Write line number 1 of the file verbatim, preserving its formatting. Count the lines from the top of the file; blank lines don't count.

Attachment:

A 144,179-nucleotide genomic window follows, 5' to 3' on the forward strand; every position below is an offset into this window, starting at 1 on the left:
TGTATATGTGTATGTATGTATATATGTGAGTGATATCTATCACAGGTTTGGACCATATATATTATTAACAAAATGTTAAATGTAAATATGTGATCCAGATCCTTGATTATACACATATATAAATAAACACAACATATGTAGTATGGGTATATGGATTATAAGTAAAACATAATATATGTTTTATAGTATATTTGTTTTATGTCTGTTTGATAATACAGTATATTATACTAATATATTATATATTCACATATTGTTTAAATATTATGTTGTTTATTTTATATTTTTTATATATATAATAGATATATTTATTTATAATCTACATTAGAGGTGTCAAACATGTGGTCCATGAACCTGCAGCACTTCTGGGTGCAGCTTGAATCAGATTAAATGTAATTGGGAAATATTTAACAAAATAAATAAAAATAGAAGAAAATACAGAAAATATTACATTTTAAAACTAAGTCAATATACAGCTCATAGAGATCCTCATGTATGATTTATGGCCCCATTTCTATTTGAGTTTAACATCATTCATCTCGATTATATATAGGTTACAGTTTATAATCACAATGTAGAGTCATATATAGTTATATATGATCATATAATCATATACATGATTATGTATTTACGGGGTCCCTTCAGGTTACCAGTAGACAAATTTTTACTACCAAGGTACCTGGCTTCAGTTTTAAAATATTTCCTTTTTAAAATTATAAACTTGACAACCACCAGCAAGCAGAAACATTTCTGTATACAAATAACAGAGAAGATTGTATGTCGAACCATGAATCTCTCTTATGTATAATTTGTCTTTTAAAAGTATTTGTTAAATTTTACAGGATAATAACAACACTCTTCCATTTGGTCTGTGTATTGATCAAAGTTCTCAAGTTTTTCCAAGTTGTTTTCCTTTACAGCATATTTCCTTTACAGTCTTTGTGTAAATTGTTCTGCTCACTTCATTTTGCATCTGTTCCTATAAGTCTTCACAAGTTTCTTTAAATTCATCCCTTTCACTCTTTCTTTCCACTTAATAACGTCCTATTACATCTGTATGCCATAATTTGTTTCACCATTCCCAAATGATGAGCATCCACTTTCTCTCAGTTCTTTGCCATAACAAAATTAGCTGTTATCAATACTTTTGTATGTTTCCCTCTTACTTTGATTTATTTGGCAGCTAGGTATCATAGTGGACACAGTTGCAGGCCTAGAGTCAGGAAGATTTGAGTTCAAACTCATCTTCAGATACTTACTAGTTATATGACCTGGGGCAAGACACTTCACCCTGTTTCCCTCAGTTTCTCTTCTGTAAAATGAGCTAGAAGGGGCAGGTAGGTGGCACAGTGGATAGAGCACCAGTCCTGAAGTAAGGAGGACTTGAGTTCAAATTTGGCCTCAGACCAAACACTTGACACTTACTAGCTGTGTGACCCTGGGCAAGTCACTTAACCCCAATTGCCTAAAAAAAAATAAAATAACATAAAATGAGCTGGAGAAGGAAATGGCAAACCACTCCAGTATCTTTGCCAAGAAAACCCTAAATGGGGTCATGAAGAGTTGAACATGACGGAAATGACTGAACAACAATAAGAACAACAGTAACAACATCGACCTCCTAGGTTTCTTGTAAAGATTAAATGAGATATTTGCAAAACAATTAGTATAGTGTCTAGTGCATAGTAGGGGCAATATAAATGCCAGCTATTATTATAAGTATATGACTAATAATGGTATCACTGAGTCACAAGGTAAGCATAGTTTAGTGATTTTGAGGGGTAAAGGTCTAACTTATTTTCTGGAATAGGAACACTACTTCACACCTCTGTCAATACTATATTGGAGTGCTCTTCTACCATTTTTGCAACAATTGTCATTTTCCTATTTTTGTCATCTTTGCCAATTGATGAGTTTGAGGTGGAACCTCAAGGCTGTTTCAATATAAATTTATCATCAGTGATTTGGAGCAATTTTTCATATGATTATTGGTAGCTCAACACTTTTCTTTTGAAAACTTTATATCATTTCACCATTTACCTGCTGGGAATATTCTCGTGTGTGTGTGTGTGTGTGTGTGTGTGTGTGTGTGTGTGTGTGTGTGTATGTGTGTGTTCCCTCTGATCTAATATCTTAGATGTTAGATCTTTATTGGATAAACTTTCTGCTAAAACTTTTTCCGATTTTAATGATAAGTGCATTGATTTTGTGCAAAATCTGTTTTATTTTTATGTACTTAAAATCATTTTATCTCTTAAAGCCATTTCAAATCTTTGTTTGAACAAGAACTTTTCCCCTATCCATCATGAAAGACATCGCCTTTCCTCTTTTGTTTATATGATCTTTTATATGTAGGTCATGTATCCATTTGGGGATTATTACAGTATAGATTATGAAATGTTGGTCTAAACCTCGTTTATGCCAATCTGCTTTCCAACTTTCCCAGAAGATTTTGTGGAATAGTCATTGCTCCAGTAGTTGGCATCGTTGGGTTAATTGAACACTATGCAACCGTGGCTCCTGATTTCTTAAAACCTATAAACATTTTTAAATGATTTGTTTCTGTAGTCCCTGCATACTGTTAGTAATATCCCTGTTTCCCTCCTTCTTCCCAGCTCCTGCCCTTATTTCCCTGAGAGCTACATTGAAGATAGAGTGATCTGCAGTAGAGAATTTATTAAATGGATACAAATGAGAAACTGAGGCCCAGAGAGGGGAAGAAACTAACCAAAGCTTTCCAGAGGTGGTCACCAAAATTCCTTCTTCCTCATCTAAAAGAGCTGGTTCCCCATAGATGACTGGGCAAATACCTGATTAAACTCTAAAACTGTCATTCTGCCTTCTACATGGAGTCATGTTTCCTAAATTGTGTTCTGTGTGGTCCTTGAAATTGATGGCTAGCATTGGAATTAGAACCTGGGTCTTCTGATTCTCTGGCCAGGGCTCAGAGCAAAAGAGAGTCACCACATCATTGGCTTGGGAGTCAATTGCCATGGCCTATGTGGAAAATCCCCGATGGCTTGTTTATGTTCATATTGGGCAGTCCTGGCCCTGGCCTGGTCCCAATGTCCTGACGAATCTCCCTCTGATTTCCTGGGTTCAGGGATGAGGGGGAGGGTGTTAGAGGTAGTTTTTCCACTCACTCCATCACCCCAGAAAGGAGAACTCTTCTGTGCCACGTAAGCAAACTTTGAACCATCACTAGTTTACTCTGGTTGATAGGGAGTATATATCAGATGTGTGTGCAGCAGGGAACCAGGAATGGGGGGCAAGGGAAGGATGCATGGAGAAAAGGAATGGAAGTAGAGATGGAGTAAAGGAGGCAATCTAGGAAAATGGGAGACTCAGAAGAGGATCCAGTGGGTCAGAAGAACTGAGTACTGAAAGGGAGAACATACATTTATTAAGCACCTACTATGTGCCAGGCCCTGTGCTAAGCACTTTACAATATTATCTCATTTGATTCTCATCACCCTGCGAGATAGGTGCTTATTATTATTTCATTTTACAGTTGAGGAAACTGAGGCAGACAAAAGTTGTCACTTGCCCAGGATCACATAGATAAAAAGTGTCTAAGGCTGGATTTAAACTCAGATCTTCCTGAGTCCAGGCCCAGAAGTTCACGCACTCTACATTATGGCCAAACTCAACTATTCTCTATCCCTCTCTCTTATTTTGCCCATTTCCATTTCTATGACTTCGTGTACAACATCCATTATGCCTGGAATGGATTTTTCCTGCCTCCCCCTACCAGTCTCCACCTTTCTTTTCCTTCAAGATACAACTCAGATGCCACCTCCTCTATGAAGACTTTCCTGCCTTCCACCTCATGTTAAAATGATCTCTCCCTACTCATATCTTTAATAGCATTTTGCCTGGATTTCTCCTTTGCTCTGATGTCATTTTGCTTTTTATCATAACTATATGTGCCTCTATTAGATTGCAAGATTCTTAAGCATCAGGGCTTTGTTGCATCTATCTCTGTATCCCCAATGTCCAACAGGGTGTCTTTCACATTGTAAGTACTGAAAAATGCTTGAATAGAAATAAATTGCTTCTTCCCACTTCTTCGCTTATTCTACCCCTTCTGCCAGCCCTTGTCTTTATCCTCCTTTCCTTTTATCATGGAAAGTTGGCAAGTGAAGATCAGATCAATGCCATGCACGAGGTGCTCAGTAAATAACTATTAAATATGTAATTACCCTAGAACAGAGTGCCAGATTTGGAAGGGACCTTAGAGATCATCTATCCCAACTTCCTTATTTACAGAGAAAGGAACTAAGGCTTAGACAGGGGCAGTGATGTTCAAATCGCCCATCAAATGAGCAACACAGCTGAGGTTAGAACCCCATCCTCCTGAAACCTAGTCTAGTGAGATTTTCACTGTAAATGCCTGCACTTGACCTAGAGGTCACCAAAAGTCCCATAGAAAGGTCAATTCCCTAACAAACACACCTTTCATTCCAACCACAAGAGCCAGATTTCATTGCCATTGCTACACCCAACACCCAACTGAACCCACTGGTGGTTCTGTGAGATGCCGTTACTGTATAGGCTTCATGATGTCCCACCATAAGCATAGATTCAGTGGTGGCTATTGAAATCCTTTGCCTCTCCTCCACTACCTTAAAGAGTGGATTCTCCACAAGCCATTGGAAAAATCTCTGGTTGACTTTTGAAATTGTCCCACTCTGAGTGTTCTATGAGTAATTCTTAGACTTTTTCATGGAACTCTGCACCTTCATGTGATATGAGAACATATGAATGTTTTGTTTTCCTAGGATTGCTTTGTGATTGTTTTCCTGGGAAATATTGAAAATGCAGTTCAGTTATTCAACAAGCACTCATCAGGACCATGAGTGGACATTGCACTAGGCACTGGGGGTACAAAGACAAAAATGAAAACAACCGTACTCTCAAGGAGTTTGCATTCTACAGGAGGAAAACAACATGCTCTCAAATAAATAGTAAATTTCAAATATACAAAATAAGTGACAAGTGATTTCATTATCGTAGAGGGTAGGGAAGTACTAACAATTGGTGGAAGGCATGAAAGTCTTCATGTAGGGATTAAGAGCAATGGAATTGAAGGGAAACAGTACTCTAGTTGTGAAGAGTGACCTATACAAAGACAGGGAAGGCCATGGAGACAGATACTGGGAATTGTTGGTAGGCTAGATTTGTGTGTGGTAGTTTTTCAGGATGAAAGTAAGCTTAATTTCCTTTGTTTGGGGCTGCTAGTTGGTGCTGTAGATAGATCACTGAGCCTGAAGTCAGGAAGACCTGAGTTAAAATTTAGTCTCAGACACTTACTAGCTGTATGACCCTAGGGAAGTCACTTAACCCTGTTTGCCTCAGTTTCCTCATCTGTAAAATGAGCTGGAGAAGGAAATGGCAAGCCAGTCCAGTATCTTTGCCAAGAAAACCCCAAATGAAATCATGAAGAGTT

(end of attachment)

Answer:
A 144,179-nucleotide genomic window follows, 5' to 3' on the forward strand; every position below is an offset into this window, starting at 1 on the left: